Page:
Pin Me

Choosing Non-Toxic Co-Sleepers for Baby

written by: Jennifer Gunnerson•edited by: Rebecca Scudder•updated: 5/22/2011

Many believe that a baby's health starts with a good night sleep, but some fail to consider the importance of where that sleep takes place. Choosing a non-toxic co-sleeper could be a step in the right direction to giving baby a safe, healthy start not only to their days, but to their lives.

  • slide 1 of 7

    Every parent wants only the best for their baby, but what is the best choice when it comes to baby’s bedding? For many families, the practice of co-sleeping proves to be the best choice, but even this option comes with a multitude of decisions. Perhaps one of the most important factors to consider when choosing a co-sleeper for your baby would be the material used during manufacturing. Green-minded parents who wish to make an eco-friendly choice may choose to purchase non-toxic co-sleepers for baby, not only for the health of the environment, but more importantly for the health of their baby.

  • slide 2 of 7

    Why Choose a Non-Toxic Co-Sleeper?

    Sleeping baby in crib A baby typically spends between 10 and 14 hours sleeping in their bed. With that much time spent on their mattress, it is important that the mattress provide a safe, clean and healthy environment. The first few years of a child’s life are spent developing their immune, respiratory and neurological systems. This fact makes a baby more susceptible to toxins that may enter their body through the respiratory system. When considering the amount of time a baby spends breathing the air surrounding their mattress, it is easy to see why it is important to ensure that the mattress is not emitting potentially harmful fumes.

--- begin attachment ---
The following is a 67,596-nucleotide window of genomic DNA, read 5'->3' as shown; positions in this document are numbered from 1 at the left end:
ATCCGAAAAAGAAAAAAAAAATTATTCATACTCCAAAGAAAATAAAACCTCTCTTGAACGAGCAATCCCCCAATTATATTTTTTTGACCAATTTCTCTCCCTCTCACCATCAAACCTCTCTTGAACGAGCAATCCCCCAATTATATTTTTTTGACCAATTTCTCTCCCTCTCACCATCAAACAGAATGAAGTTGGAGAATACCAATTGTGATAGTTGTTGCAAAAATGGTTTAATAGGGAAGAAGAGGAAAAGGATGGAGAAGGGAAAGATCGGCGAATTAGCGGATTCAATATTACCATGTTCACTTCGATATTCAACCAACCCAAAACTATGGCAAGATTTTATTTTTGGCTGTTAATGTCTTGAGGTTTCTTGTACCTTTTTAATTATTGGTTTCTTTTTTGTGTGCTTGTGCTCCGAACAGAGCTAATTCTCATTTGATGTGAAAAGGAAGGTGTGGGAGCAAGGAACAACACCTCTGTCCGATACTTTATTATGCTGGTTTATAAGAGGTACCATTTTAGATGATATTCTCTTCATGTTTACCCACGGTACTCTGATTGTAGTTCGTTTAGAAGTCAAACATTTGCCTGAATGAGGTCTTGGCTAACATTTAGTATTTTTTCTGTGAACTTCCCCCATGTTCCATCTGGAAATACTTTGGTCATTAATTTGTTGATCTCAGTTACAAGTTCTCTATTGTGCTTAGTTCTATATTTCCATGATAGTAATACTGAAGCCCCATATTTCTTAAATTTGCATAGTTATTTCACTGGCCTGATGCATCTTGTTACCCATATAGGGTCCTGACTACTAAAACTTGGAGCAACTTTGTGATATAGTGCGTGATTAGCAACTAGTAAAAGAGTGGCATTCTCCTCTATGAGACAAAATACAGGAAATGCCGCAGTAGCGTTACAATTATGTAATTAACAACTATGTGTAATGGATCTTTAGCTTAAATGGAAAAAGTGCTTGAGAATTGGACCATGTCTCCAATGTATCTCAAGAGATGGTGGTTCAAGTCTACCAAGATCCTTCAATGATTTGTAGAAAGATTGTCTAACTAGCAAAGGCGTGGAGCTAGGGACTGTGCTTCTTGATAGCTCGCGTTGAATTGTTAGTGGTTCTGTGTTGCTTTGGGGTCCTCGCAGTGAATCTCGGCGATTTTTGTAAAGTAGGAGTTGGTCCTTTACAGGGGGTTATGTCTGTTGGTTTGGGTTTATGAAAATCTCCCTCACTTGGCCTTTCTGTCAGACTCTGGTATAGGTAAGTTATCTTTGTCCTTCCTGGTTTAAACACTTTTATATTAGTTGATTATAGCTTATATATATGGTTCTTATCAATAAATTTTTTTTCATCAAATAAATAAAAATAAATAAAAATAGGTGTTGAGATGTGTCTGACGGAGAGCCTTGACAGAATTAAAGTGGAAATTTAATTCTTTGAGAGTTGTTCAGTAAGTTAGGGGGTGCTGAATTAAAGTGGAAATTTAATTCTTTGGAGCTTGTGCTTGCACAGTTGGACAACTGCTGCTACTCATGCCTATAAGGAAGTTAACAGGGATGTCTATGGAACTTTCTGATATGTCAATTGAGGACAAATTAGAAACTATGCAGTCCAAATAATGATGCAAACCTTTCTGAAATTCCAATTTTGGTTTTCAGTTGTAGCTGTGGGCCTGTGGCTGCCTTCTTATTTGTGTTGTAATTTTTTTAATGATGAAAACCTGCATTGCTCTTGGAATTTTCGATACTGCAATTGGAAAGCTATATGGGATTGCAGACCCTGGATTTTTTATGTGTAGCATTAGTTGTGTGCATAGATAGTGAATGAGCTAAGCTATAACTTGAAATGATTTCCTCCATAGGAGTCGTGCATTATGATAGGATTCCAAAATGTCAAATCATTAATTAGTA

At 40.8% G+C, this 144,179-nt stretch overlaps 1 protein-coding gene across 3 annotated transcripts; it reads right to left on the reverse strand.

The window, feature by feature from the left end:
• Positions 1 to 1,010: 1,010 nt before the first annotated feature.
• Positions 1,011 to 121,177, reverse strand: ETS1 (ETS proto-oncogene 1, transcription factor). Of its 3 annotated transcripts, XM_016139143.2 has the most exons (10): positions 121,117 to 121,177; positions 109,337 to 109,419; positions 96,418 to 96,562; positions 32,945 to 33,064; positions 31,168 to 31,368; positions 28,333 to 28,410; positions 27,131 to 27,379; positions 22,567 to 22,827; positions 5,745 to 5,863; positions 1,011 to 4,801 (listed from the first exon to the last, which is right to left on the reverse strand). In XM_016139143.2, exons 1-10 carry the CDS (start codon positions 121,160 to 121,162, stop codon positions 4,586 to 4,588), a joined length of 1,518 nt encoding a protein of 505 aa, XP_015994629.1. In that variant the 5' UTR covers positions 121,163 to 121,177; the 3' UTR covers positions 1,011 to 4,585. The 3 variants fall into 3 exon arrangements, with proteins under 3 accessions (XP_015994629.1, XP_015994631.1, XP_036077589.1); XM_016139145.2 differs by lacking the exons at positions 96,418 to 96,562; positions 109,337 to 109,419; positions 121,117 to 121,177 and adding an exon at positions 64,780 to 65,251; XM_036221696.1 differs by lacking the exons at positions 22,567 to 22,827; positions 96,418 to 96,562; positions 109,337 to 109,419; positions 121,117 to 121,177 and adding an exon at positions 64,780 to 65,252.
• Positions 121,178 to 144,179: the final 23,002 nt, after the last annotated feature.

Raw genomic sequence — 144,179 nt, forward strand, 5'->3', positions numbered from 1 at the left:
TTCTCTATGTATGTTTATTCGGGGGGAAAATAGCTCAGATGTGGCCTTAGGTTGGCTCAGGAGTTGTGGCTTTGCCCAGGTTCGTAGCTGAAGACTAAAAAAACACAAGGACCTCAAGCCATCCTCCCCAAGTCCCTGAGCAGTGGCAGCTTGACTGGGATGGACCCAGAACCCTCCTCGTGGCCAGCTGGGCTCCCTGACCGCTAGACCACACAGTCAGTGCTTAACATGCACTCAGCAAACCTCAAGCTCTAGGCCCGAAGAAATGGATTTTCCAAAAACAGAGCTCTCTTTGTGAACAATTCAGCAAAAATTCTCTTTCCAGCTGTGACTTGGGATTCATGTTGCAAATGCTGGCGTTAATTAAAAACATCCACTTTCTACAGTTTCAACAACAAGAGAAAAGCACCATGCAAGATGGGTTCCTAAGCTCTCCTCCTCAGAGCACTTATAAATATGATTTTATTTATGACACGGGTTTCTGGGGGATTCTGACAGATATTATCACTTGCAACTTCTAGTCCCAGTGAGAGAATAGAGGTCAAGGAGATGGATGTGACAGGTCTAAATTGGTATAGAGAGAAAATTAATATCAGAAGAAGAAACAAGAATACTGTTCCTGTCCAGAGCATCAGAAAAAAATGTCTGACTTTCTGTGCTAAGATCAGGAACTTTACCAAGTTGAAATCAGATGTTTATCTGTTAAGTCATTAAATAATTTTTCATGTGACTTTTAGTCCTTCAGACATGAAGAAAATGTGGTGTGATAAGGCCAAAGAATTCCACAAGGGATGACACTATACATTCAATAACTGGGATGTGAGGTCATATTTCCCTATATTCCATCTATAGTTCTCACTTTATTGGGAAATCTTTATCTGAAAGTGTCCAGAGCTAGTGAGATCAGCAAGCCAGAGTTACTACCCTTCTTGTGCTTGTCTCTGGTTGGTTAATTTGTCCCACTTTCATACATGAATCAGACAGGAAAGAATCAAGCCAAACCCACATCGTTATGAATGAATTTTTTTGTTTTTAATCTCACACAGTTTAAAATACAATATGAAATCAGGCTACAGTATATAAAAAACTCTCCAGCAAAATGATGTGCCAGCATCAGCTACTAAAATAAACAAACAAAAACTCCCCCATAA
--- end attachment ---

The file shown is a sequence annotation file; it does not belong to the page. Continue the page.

According to Jane Sheppard from healthychild.com, the typical crib or co-sleeper mattress usually contains a form of polyurethane foam encased in a vinyl PVC covering. She goes on to say:

    “Polyurethane foam, the typical crib mattress filling material, is made from petroleum with toxic chemical additives. Potential health effects can include cardiac arrhythmias, breathlessness, chest discomfort, irritation of mucous membranes, headache, coughing, asthma-like allergic reaction, dizziness, weakness, fatigue, nausea, blurred vision, and reduced pulmonary function.

    Vinyl (polyvinyl chloride or PVC) is considered to be one of the most toxic and environmentally unfriendly plastics used. Since PVC is a hard plastic, chemical plasticizers must be added to make it into a soft and flexible covering. These plasticizers (the most commonly used are phthalates) make up 30%-40% of the weight of the vinyl surface of a crib mattress. They are not bound to the vinyl and can leach out or off-gas into the surrounding air."

    With this information in mind, it is not hard to see why choosing a non-toxic co-sleeper may be best for baby. There are several options to consider when selecting a non-toxic co-sleeper and this guide will offer resources for several different styles, allowing you to choose the best option for your family.